Use of emergency powers to side-step workplace safety standards is deeply troubling, says AFL
EDMONTON - Health and safety advocates are worried that UCP Labour Minister Jason Copping is potentially putting Albertans at risk by using his emergency powers to unilaterally amend the Occupational Health and Safety Code to allow employers to use masks that have not been properly vetted or approved.
In a letter to Minister Copping today, Alberta Federation of Labour president Gil McGowan expressed grave concerns about Copping’s Ministerial Order, which was quietly released on May 3, 2020 without notice to media or consultation with stakeholders.
“We’re very worried that our province will become flooded with these potentially substandard respirators, and that they will end up being used in a myriad of private-sector work settings (everything from construction and meat-packing to manufacturing and warehousing),” wrote McGowan. “If this turns out to be the case, we feel that the government has a responsibility to share with Albertans all the evidence that it used to determine that these respirators are, in fact, safe – especially in the context of COVID-19.”
“There are reasons why the unamended Code gives approval only to respirators that meet standards set out by the National Institute for Occupational Safety and Health (NIOSH),” McGowan continued. “Those reasons include transparency, confidence and scientific rigor …There is no evidence that these 'wider range' of respirators will provide adequate protection for workers, either in regular day-to-day use or, most importantly, in the context of the COVID-19 pandemic.”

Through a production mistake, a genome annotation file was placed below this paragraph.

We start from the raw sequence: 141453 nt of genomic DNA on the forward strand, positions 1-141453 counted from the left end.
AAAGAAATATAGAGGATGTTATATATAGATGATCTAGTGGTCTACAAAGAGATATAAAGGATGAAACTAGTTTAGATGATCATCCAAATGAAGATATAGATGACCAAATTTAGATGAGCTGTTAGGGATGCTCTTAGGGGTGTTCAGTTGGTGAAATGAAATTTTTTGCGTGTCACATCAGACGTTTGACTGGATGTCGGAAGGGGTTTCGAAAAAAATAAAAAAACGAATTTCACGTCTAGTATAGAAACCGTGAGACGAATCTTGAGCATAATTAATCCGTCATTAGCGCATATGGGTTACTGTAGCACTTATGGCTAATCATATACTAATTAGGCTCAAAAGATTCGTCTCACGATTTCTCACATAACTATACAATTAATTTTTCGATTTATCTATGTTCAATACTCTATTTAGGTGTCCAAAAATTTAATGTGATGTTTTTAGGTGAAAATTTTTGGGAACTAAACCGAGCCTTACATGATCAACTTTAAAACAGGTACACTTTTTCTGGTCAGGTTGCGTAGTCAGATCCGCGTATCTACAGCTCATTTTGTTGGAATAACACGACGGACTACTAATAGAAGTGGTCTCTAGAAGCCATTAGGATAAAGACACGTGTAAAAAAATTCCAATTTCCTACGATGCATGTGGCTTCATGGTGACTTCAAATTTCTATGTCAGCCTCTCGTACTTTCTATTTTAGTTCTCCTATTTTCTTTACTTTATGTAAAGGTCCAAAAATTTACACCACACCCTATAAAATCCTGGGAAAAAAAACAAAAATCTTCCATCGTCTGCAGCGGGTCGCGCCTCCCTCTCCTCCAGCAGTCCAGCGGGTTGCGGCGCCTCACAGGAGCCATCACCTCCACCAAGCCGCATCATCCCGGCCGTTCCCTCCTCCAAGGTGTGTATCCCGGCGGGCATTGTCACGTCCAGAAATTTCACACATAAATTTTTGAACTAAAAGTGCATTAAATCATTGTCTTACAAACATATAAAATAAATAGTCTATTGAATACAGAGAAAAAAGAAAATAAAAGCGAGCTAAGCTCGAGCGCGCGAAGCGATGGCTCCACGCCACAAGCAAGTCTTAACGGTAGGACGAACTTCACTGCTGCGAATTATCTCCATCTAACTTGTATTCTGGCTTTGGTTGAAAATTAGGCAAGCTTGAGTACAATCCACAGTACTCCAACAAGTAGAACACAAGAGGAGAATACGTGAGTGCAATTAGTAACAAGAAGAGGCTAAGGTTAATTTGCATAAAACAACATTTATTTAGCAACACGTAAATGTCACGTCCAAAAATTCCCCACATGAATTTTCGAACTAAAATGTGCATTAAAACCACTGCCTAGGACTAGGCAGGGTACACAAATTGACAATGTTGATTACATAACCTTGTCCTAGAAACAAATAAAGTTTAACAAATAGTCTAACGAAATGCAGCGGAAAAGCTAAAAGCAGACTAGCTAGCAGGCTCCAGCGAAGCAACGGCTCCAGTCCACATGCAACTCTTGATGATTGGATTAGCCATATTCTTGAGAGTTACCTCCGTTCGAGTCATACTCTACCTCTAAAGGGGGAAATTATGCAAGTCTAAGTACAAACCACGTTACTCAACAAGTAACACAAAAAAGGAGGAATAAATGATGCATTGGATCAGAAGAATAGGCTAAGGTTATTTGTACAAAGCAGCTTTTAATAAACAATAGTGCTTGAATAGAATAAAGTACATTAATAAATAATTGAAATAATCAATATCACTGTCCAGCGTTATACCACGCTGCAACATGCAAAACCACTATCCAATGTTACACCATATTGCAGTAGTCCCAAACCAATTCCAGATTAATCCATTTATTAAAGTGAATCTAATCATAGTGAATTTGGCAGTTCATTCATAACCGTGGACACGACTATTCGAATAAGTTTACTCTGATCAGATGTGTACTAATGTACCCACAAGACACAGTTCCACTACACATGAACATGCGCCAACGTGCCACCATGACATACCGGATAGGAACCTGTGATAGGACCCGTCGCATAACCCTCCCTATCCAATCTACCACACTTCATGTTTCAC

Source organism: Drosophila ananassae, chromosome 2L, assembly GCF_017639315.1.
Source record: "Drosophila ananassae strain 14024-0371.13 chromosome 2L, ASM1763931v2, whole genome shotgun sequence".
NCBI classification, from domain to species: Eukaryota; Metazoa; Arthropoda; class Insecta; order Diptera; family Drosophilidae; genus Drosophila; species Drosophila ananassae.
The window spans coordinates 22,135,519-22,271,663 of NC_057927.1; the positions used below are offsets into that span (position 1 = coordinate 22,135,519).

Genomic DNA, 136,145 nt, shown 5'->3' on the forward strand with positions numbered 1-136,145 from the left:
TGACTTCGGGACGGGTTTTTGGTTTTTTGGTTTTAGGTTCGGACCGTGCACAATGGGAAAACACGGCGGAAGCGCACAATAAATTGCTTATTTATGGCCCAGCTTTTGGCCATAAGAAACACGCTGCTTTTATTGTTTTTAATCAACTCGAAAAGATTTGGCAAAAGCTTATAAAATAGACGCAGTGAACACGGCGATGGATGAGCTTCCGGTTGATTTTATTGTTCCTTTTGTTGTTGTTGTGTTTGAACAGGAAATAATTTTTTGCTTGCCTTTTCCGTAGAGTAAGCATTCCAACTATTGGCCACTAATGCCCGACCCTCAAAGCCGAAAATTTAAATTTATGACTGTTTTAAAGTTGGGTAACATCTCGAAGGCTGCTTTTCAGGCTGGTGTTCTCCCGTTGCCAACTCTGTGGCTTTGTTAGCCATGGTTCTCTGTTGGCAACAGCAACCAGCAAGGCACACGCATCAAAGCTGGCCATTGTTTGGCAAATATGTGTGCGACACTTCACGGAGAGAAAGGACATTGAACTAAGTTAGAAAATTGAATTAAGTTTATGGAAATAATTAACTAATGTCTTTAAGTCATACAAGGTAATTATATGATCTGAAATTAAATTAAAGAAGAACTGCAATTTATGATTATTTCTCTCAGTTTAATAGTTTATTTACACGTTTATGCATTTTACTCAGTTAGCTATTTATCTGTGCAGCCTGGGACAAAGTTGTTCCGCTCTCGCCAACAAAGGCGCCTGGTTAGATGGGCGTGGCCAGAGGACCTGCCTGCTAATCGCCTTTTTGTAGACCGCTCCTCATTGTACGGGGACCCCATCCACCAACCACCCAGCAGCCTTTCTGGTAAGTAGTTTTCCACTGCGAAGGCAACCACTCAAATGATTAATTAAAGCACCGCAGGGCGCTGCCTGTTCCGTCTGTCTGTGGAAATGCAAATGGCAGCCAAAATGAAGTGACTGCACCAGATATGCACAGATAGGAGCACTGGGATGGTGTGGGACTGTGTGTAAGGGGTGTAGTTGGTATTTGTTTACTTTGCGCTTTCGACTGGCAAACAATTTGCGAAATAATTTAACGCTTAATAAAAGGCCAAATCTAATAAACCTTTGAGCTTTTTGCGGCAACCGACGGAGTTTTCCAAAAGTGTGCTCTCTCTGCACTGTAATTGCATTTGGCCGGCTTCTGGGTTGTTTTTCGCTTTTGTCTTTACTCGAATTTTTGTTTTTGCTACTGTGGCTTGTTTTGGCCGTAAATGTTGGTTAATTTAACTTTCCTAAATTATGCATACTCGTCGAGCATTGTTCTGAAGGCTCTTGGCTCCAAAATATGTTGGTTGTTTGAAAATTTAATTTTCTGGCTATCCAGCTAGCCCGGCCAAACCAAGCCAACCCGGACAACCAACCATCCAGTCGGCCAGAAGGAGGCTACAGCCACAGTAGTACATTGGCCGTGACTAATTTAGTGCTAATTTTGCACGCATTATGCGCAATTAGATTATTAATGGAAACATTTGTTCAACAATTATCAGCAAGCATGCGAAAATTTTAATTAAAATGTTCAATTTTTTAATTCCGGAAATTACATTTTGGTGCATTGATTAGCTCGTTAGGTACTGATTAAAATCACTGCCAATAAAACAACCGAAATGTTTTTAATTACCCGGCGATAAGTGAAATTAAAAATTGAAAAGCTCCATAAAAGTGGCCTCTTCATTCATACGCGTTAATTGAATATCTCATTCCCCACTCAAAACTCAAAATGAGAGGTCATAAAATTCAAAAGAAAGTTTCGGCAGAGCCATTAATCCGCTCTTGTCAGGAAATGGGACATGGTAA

When it comes to occupational health and safety legislation, McGowan pointed out that best practice has always been that changes to the rules should only be made after proper consultation and rigorous (and transparent) consideration of the evidence.
“None of that was done in this case. To put it bluntly, Minister Copping, you need to show your work. Working Albertans should not be asked to simply and meekly accept a plea from your Ministry to ‘trust us’ when the use of substandard PPE could literally result in death, that’s not acceptable.”
McGowan said he understands that we are in the midst of a public health emergency and that the government has given itself special powers to deal with that emergency. However, he says “that doesn’t mean the government should abandon best practices in health and safety, which include transparency, consultation and reliance on evidence-based decision making. What if these respirators fail and make the pandemic worse? What if you use this Order as a precedent to make other changes to the Code that weaken, rather than strengthen, workplace health and safety protections as Albertans go back to work?”
McGowan’s letter issues three demands: “First, we demand to see the evidence you used to make the changes outlined in your Order. Second, we demand that the Order be suspended until that evidence is shared with the public and working Albertans can be reassured that these masks are, in fact, safe. And, finally, we demand a meeting with you to discuss this issue at greater length. We frame this last request as a demand only because other recent requests for meetings with you have gone unanswered.”
Director of Communications, AFL